Because the forest is so dense sound doesn’t travel too far so Alex and Daniel Santa Maria (a botanist from INBIO - The National Institute for Biodiversity in Costa Rica) use calls to locate each other.

 

 

 

Daniel has an amazing knowledge of the local plants and is invaluable to the trip. Here he is having a rest after lunch in the field.

 

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Species of the day today is Conopholis alipna and was collected by Daniel and the flowering plant team (Alex and Neil). It is a parasite that targets the roots of oak trees which are the predominately tree in the surrounding forests.

 

It gets all of it’s nutrients from it’s host and is found at altitudes of between 2,000 and 2,700 metres. It's my species of the day because I think it looks really cool:

 

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Until tomorrow!

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So today I have had the chance to spend a bit of time at the hut - I made a video to hopefully give you an idea of what it’s like! (Also I meant the water is clean enough to drink, not eat! Sorry it must be the altitude, which is 2,500 metres - you can see on Google Maps the exact location of where we are.)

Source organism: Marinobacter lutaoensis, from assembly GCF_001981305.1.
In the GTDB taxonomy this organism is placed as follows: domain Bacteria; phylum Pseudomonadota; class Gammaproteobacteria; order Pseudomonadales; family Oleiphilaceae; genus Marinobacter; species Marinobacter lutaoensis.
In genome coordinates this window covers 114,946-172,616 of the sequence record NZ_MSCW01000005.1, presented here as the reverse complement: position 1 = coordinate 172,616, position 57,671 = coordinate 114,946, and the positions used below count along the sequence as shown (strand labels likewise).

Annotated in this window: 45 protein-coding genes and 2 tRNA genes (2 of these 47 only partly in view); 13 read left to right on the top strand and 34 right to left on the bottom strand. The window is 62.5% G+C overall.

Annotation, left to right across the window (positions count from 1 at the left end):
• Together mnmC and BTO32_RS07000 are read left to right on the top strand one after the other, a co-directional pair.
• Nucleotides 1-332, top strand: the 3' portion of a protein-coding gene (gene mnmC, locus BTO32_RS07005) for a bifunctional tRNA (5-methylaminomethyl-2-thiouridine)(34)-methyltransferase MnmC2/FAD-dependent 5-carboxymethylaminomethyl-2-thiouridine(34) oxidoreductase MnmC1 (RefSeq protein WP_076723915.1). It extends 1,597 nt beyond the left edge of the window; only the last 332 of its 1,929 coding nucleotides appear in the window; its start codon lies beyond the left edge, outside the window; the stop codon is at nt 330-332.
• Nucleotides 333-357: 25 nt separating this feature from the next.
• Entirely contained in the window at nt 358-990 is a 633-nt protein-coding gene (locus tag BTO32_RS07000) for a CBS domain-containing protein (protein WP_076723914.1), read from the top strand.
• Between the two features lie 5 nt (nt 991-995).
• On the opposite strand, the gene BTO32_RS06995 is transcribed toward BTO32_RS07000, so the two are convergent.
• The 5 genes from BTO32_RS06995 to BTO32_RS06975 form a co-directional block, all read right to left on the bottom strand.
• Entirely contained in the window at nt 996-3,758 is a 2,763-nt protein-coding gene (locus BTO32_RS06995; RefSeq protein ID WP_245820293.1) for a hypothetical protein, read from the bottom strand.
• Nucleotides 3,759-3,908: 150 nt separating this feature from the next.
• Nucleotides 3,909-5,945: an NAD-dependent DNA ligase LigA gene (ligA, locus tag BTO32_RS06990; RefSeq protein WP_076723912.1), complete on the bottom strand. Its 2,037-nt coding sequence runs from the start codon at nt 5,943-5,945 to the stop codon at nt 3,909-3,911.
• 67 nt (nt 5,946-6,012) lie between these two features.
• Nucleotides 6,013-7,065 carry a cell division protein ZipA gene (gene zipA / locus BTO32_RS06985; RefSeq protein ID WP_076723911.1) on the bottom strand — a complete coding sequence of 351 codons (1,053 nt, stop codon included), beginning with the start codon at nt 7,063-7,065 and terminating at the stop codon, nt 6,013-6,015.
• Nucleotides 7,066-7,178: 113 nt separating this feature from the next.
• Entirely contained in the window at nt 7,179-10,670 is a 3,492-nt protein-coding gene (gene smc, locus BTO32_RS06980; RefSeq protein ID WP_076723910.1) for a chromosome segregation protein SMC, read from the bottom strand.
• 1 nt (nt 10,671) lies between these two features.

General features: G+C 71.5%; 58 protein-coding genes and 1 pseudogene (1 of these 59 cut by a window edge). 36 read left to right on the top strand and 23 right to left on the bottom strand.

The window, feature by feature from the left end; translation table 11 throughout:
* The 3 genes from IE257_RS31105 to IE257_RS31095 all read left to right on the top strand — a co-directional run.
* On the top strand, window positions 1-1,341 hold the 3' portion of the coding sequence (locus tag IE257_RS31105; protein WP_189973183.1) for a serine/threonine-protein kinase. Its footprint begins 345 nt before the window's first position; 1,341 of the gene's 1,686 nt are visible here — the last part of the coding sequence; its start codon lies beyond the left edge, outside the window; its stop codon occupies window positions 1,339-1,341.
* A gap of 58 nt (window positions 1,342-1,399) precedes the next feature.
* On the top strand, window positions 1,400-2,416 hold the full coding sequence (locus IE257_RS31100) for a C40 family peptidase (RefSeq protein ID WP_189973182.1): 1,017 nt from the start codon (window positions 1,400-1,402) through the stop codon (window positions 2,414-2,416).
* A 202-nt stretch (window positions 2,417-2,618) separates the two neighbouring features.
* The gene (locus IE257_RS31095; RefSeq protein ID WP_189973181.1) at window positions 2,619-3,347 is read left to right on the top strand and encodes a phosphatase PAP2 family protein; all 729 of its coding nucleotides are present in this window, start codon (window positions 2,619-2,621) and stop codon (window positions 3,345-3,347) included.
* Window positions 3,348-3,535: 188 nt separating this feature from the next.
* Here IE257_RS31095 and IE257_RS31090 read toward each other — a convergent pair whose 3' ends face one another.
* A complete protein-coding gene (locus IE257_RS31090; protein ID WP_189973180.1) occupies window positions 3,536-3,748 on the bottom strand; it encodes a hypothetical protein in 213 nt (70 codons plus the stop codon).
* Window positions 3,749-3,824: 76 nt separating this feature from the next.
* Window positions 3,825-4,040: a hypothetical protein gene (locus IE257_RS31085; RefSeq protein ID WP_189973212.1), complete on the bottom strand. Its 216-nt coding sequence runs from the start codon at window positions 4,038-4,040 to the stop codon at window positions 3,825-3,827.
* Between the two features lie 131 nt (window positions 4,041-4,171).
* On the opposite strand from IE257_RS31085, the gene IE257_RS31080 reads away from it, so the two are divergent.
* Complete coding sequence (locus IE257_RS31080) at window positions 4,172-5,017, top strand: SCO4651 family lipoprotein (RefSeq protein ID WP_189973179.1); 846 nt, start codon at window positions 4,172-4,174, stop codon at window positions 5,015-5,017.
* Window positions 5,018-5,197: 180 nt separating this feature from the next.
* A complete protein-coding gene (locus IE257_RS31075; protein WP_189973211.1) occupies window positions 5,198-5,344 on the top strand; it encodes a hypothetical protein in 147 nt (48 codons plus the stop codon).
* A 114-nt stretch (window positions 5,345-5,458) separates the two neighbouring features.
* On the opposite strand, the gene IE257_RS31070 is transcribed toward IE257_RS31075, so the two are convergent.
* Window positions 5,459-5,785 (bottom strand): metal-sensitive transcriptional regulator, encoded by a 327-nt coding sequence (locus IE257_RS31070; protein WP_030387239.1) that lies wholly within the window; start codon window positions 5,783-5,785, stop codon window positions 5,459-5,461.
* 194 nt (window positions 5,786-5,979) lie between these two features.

For breakfast the ubiquitous rice and beans made a welcome appearance - last night was really cold (definitely in the lower single figures!) so some hot food and drink was more than welcome. By mid-day it had warmed up considerably and the sun was hot.

 

(I should make it clear that I am in no way complaining about rice and beans - I love them! Last night they were joined by a hot, steaming pot of chicken soup and dinner was great.)

 

The scientists went out collecting today (the first chance to have a proper explore since they arrived) and they found some great stuff! However, Neil has already suffered some really nasty sandfly bites.

 

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N.B. I've enhanced the colour of this photo a little so that you can see the bites more clearly.

 

Species of the day goes to Holger (although he found it yesterday). It’s on this stone, which he found in a nearby stream 30 cm below the water level. He had to chisel the lump off with both hands underwater and he described it as the single most difficult specimen he has ever collected.